With everything happening right now, what's your approach to content marketing? (Sharing mine below)

Victor Ijidola
2 replies
Hey guys, with everything that’s been going on, it’s safe to assume your customers’ attention is much harder to hold right now. They’re more focused on how to save their lives and business despite the current crisis around the world. So if you’re looking to get their attention or convert them into leads, you have to do a better job at creating content that’s relevant to them right now. Anyhoo, I wanted to share what I’m doing to attract and hold their attention in this season: 1. Talking about new and relevant findings (that help them right now) 2. Crafting the top 20% of my content more carefully 3. Cutting out unimportant points from my content 4. Delivering the value readers came to my content for 5. Going heavy on visuals Avoiding distributing content through channels my prospects don’t frequent If this doesn’t get classified as a plug, I’ve got a full guide where I explain each of this points better; if you want it, say “yes” and I’ll send it to you. (No signup required)


Ryan Wilson
I think this is great! Thanks for sharing. I would make the argument that we should be doing most of these things all the time. We should always talk about findings that can help right now but just have situational awareness. What helps someone right now is probably different than what it was 6 months ago. Always cut out unimportant content. Always try to align the value with what they expect to get upon arriving at the content (This is great for SEO). What are you doing to craft the top 20% of your content more carefully? How do you define what the top 20% of your content is?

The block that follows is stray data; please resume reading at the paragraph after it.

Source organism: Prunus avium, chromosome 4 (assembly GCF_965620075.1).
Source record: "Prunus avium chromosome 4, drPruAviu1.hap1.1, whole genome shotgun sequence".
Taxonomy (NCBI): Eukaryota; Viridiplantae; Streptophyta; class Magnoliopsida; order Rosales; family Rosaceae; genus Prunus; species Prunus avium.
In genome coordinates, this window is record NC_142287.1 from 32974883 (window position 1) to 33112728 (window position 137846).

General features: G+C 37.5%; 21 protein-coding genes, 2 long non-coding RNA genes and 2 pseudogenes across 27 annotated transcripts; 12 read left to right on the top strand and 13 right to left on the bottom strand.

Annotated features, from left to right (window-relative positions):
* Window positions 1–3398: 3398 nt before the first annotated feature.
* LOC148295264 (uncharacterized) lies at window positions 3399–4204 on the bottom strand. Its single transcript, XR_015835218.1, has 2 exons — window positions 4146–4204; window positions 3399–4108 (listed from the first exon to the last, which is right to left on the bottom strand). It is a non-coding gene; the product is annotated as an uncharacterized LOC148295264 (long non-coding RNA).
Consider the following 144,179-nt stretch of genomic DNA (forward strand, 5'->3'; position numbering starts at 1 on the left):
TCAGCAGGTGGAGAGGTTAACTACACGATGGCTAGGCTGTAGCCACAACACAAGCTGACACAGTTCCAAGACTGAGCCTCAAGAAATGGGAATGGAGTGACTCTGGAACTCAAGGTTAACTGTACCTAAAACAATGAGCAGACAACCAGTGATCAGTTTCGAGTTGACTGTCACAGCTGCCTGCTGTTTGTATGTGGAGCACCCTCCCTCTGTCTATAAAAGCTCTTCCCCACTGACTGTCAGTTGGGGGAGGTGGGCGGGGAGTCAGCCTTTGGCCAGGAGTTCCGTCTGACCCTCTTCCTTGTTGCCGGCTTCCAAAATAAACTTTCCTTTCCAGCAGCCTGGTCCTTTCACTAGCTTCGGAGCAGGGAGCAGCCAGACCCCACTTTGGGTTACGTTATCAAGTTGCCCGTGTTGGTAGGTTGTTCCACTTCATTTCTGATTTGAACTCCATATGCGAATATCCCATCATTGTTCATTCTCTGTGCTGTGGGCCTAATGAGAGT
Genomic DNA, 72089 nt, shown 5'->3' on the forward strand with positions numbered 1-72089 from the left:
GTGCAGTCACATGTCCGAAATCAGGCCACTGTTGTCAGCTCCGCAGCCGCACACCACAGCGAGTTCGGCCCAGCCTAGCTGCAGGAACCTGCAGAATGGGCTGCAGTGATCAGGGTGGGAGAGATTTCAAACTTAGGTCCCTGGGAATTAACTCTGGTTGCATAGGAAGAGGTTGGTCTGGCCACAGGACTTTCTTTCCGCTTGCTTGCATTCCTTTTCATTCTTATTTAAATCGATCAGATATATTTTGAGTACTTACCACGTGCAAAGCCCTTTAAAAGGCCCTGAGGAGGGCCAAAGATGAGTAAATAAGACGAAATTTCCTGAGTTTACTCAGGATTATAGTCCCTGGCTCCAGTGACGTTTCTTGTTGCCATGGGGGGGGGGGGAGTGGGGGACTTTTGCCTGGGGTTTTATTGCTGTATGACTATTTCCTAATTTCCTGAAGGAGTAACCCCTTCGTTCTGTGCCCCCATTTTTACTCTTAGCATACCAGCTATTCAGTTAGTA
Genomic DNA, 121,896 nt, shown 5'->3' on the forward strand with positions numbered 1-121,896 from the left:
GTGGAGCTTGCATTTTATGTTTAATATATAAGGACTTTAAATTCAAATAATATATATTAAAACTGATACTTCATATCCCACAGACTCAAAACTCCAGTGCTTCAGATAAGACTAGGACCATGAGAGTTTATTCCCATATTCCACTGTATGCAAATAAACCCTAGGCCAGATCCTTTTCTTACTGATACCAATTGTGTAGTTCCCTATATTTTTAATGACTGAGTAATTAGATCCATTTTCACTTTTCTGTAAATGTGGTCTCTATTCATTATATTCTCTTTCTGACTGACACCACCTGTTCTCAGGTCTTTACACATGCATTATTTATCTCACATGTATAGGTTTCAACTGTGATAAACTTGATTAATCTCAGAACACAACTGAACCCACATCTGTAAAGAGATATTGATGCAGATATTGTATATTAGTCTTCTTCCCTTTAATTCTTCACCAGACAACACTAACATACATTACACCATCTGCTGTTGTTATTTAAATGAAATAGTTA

Amardeep Somal
Hi Victor! This is a great discussion point. Your focus on delivering value and talking about the most recent findings that can help them is absolutely the right thing to do. In running an online publication, right now I think my content priority is in providing value where I can, amplifying voices affected by recent events, and giving more important messaging a space to be seen. If that means it affects my metrics or that I'm publishing less frequently, so be it. I've seen so many brands in the past few days that have just used recent events as a chance to plug themselves or make themselves more visible. Consumers right now don't want to see you - they want to see what you're doing. I think that there's another dimension to this too, in that the industry you're working in and your own accountability has an affect on how your content will be received. For example, if I see a brand that has never otherwise cared about marginalized people suddenly posting about them now - it seems false-hearted. Fact is, some brands actually need to just listen right now instead of firing content out.